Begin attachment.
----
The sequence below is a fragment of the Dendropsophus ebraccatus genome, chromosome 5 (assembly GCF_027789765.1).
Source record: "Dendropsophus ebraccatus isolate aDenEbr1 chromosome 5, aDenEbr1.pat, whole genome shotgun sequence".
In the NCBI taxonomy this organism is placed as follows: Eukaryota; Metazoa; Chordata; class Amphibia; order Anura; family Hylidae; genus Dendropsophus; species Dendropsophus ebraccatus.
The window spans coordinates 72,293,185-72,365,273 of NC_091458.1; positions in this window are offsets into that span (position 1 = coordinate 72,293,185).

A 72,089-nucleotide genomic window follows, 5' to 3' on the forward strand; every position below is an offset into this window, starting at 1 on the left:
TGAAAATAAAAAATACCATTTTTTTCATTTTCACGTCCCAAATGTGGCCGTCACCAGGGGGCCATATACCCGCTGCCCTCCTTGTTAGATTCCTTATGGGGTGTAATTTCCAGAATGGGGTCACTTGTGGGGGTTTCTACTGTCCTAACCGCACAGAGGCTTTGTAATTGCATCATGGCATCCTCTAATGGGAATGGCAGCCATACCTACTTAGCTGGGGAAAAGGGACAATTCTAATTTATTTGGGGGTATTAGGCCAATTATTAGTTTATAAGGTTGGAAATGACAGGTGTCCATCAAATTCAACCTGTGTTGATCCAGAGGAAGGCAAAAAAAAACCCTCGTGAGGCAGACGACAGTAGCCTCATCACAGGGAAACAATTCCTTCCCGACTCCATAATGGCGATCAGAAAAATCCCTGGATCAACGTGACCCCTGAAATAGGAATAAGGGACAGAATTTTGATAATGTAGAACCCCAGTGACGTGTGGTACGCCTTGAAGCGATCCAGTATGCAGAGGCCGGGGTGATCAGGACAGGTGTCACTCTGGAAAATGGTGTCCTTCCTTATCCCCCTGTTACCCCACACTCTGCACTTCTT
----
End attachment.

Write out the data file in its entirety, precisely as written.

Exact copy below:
The sequence below is a fragment of the Dendropsophus ebraccatus genome, chromosome 5 (assembly GCF_027789765.1).
Source record: "Dendropsophus ebraccatus isolate aDenEbr1 chromosome 5, aDenEbr1.pat, whole genome shotgun sequence".
In the NCBI taxonomy this organism is placed as follows: Eukaryota; Metazoa; Chordata; class Amphibia; order Anura; family Hylidae; genus Dendropsophus; species Dendropsophus ebraccatus.
The window spans coordinates 72,293,185-72,365,273 of NC_091458.1; positions in this window are offsets into that span (position 1 = coordinate 72,293,185).

A 72,089-nucleotide genomic window follows, 5' to 3' on the forward strand; every position below is an offset into this window, starting at 1 on the left:
TGAAAATAAAAAATACCATTTTTTTCATTTTCACGTCCCAAATGTGGCCGTCACCAGGGGGCCATATACCCGCTGCCCTCCTTGTTAGATTCCTTATGGGGTGTAATTTCCAGAATGGGGTCACTTGTGGGGGTTTCTACTGTCCTAACCGCACAGAGGCTTTGTAATTGCATCATGGCATCCTCTAATGGGAATGGCAGCCATACCTACTTAGCTGGGGAAAAGGGACAATTCTAATTTATTTGGGGGTATTAGGCCAATTATTAGTTTATAAGGTTGGAAATGACAGGTGTCCATCAAATTCAACCTGTGTTGATCCAGAGGAAGGCAAAAAAAAACCCTCGTGAGGCAGACGACAGTAGCCTCATCACAGGGAAACAATTCCTTCCCGACTCCATAATGGCGATCAGAAAAATCCCTGGATCAACGTGACCCCTGAAATAGGAATAAGGGACAGAATTTTGATAATGTAGAACCCCAGTGACGTGTGGTACGCCTTGAAGCGATCCAGTATGCAGAGGCCGGGGTGATCAGGACAGGTGTCACTCTGGAAAATGGTGTCCTTCCTTATCCCCCTGTTACCCCACACTCTGCACTTCTT